New research shows that while stores of sediments behind the Conowingo Dam pose a growing threat to Chesapeake Bay health if they get washed out in a major rainstorm, during normal Susquehanna River flows the contaminants aren’t having a large effect on the estuary.
Looking at four decades of data, scientists at the University of Maryland Centers for Environmental Science confirmed fears that when Susquehanna waters swell, increasing amounts of sediments and nutrients are flowing through the dam and into the upper Chesapeake. They think that’s because so much of the material has built up behind the dam, more of it is washed away with the current, and less gets trapped behind the 91-year-old structure.
But the rest of the time, they found, the potential pollutants are mostly inert, getting trapped in grass beds at the river’s mouth and settling at the river bottom. The Chesapeake ecosystem is resilient enough to withstand the ordinary flow of contaminants, said Cindy Palinkas, lead author of a study published this week in the journal Estuaries and Coasts.
“There’s always been this idea that sediment is bad and there’s going to be all this sediment going into the bay and it’s going to kill everything, and I just don’t think that’s true,” Palinkas said.
Still, the data does support fears that a major storm like Tropical Storm Lee in 2011 or Hurricane Agnes in 1972 could send a “catastrophic” amount of pollution down the bay.
“None of us know if or when that will happen, so I think the thing is to just keep doing the restoration work that we’re doing and we give the bay its best chance of dealing with an event like that when it comes,” she said.
Sediment, and the nutrient particles it carries, can spoil bay ecology, blocking sunlight from reaching underwater plants and fueling massive algae blooms that strip oxygen from the water when they die.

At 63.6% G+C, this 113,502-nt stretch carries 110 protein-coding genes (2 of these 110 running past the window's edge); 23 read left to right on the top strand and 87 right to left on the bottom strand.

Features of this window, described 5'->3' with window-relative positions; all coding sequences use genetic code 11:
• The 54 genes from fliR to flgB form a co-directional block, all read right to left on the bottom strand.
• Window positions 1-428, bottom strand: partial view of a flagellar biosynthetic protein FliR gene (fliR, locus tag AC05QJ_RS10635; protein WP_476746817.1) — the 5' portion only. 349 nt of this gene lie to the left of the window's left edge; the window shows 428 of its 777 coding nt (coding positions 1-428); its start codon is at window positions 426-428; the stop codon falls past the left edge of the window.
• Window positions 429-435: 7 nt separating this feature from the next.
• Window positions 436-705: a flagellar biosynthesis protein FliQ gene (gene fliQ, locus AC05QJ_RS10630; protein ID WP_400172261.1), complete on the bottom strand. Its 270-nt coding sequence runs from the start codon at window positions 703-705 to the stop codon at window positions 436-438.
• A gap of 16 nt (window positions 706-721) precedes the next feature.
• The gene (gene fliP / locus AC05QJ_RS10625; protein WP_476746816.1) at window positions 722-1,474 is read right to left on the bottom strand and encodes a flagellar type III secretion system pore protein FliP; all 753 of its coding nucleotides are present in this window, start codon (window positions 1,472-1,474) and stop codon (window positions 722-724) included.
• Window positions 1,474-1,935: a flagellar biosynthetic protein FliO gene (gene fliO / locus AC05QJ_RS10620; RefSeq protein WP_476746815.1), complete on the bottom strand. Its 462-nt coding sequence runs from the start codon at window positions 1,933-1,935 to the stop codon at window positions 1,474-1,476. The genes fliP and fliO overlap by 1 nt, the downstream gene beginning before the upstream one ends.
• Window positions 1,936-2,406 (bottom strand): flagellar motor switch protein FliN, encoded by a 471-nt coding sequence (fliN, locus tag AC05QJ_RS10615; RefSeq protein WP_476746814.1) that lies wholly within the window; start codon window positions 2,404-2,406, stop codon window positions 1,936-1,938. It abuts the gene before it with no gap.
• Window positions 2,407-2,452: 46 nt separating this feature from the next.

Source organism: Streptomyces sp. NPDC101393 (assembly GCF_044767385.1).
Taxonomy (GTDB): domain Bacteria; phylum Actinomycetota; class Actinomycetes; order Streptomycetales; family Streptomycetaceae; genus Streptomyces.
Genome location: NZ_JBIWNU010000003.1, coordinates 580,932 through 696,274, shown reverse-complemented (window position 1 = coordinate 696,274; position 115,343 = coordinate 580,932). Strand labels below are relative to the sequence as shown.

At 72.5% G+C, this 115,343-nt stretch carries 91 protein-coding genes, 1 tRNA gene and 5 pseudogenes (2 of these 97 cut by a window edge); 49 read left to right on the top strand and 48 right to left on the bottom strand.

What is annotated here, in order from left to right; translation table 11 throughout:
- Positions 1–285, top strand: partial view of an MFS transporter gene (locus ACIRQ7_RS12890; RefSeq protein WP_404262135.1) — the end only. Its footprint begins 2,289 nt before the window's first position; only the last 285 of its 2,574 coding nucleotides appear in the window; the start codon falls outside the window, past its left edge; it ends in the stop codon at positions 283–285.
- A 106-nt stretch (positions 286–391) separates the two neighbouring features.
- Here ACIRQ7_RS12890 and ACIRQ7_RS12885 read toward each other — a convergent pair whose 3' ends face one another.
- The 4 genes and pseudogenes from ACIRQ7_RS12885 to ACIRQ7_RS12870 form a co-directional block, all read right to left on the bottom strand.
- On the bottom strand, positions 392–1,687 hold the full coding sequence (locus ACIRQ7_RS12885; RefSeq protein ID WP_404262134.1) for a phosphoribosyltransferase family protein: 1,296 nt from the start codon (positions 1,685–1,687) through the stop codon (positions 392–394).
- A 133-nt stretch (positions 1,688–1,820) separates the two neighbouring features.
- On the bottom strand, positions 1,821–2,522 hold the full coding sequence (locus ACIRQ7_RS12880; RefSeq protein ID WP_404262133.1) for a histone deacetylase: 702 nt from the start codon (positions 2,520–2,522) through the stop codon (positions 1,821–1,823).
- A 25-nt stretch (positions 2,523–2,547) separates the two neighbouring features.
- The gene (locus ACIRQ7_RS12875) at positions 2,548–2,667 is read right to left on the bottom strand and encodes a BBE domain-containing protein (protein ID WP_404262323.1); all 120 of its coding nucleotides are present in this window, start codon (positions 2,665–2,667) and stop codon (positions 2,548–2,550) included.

The Susquehanna carries a heavy influence on the bay’s health because it drains more than 40 percent of the Chesapeake watershed. Since it was built in 1928, connecting Harford and Cecil counties 10 miles north of where the river meets the bay, the Conowingo and other dams upstream have been collecting much of the pollution that washes into waterways across much of Pennsylvania and parts of New York and Maryland.
One set of findings was not surprising to those concerned about the dam’s role in the Chesapeake’s health: that more sediment is being scoured away and washed downstream, and that lower flows are required to trigger that scouring than in the past. The researchers didn’t quantify those changes, because they vary by storm, but the trend was clear, Palinkas said.
More surprising, perhaps, was evidence that during normal river flows, material flowing down the Susquehanna doesn’t typically pass beyond the upper Chesapeake. Because waters are mostly fresh there, and because warm and salty water is needed to activate phosphorus attached to the sediments, the pollutants have little effect, getting trapped in beds of underwater grasses or sinking to the bay bottom, Palinkas said.
Beth McGee, director of science and agriculture policy for the Chesapeake Bay Foundation, said the findings are encouraging and help show that broader efforts to reduce water pollution across the bay watershed are more important than focusing on the dam’s role.
“There’s good news that what we’re doing upstream is helping,” she said.
But, McGee added, there is still a looming threat that the amount of sediment passing through the dam will increase as climate change makes rain and storms more intense. Modeling from the federal Chesapeake Bay Program suggests that by 2050, the Conowingo will be releasing more sediment, nitrogen and phosphorus into the bay than it holds back.